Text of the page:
When it pertains to retirement planning, choosing when to file for Social Security is one of the most significant decisions you will make. Many choose to wait a minimum of a few years before claiming their benefits, even though most people can apply for payments starting at age 62. One of the best financial strategies to avoid making costly financial blunders is to heed the advice of the masses. Is it better to do that right here and start collecting benefits at the typical retirement age, as well as should you create your retirement plan? Think about the typical age at which Americans file for Social Security benefits as well as the monthly benefit amount before making a choice.
The Average Age Has Increased Significantly
Since the turn of the century, the average age at which retired workers file for Social Security has increased significantly. This is because the Social Security statutes were changed, raising the complete retirement age concerning 65 to 66 and subsequently to 67 depending on your birth year. It affected the credit or penalty that recipients got for delaying or filing for benefits early. Your monthly cheque will be less if you begin collecting retirement benefits before reaching full retirement age. The reduction is determined by the distance between you and the full retirement age. Therefore, the benefit reduction for those claiming at age 62 with an FRA of 65 was less than for those having a full retirement age of 66 or 67.
Your monthly payment will be greater if you begin collecting your benefit after reaching full retirement age. Individuals who were born in the year 1943 or later will see an increase of 8% on their paycheck for every year that they wait to reach full retirement age. However, for individuals who were born earlier, that yearly percentage was lower. For instance, if a person born in 1932 waits until age 70, they will only receive 125% of their primary insurance amount, even though their full retirement age is 65. In contrast, a person born in 1960 or later who delays until age 70 can receive 124% of their primary insurance amount, with a FRA of 67.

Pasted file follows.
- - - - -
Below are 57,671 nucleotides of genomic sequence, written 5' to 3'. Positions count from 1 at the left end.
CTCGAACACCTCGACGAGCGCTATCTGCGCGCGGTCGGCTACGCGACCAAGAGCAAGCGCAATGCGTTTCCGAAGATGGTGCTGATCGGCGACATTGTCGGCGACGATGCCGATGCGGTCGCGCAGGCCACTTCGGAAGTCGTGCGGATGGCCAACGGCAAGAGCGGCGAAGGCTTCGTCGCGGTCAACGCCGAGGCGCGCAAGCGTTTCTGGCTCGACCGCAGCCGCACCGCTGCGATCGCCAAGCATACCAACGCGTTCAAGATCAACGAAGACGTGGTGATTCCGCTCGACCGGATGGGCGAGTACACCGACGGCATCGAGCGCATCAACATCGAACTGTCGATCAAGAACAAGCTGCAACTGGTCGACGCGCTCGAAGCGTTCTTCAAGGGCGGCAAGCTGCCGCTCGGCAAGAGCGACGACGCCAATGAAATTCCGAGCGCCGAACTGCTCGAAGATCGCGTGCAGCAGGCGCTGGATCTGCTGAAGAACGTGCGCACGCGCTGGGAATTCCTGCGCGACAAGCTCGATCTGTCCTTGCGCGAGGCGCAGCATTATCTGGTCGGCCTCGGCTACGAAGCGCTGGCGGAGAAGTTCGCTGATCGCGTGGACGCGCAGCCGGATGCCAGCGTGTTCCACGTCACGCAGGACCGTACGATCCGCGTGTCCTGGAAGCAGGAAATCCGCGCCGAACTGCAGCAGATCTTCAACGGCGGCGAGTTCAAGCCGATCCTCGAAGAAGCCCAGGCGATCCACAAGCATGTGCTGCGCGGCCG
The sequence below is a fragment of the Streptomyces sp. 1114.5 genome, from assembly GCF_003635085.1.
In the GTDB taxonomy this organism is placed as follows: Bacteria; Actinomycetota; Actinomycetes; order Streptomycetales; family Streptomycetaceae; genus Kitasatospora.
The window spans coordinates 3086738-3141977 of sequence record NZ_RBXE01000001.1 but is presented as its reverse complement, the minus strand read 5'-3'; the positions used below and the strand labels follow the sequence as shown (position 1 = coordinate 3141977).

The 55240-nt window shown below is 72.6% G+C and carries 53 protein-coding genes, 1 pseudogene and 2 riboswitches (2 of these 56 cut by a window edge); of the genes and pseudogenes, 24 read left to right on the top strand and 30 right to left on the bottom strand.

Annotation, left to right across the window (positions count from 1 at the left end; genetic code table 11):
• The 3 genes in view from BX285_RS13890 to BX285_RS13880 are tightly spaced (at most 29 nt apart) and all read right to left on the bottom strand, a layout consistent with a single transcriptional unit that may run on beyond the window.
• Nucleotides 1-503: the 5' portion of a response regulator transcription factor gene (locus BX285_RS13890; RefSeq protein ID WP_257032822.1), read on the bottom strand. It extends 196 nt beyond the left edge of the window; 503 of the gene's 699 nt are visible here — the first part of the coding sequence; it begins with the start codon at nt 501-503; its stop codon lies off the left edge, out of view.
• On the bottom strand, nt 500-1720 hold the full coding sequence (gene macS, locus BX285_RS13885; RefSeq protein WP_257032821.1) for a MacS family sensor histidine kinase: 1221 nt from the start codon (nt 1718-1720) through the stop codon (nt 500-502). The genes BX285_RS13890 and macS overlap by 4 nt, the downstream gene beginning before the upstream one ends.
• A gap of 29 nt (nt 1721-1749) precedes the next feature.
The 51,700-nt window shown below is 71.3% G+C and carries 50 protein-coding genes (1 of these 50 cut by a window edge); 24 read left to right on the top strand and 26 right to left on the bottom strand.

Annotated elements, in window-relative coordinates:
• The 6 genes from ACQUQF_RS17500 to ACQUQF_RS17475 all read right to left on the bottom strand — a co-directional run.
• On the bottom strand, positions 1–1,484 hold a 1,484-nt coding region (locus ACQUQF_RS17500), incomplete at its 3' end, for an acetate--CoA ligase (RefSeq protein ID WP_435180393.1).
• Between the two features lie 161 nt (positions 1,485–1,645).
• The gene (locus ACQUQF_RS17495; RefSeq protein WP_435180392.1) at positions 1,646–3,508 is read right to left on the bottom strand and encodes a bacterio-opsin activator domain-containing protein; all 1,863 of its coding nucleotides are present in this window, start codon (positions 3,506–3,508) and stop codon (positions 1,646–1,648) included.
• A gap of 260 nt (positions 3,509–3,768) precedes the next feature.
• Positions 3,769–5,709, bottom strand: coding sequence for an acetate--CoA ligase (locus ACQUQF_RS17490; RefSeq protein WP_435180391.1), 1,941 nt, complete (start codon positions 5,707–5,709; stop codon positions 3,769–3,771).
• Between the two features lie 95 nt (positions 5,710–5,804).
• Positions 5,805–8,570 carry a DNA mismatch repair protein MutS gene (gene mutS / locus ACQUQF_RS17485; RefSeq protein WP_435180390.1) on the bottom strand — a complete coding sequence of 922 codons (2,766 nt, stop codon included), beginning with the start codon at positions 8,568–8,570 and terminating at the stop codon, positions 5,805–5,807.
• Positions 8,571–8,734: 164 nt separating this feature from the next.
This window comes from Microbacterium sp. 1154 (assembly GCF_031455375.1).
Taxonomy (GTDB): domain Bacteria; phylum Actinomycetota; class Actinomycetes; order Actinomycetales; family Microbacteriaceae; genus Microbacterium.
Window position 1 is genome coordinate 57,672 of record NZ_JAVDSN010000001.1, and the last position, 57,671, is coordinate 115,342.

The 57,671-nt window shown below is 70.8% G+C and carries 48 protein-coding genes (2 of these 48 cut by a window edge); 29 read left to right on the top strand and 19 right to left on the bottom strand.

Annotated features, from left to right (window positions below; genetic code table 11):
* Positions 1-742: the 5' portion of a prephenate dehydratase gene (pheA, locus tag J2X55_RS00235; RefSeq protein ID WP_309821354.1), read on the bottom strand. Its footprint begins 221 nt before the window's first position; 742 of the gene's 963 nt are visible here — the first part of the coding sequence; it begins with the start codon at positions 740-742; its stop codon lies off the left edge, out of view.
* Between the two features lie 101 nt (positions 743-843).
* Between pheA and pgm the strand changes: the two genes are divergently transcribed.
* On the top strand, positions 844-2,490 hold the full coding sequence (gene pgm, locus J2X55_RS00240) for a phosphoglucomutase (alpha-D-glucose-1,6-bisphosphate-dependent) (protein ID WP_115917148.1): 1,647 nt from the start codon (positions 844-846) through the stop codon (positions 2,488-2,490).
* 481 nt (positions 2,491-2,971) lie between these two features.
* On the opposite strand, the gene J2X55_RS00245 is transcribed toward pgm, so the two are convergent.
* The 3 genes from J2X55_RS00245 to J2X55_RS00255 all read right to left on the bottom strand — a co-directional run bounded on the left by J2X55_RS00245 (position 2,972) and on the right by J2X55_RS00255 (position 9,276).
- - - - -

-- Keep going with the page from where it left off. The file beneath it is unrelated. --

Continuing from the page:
Claiming For Social Security Payments
It can be summarised as follows: over the last 25 years, there has been a significant increase in the spectrum of potential benefits associated with filing early as opposed to waiting. Retirees have so naturally raised the age when they claim for Social Security payments and are paid more for every year that they postpone. The SSA released a bulletin in 1998 that said that the typical retired worker claimed benefits at age 63.4 for men and 63.5 for women. It rose to 64.7 for males and 64.6 for women in 2018. Following disability conversions, the average age of an individual getting a new retirement benefit award from Social Security in 2022 was 64.9 for women and 65.0 for men, according to statistics from the most recent Social Security statistical supplement.
In 2022, a new retiree received an average benefit of $1,938.75. In 2024, the retirees will receive an average cheque of around $2,174.86, which will be adjusted for the cost of living in 2023 & 2024. It may surprise you to learn that people who filed claims at age 65 continued to get less in benefits than the average fresh award in 2022, even though you would anticipate anyone who filed claims earlier than normal to receive a benefit that is below average. In 2022, a 65-year-old who applied for retirement benefits from Social Security for the first time on average received a $1,874.56 monthly cheque.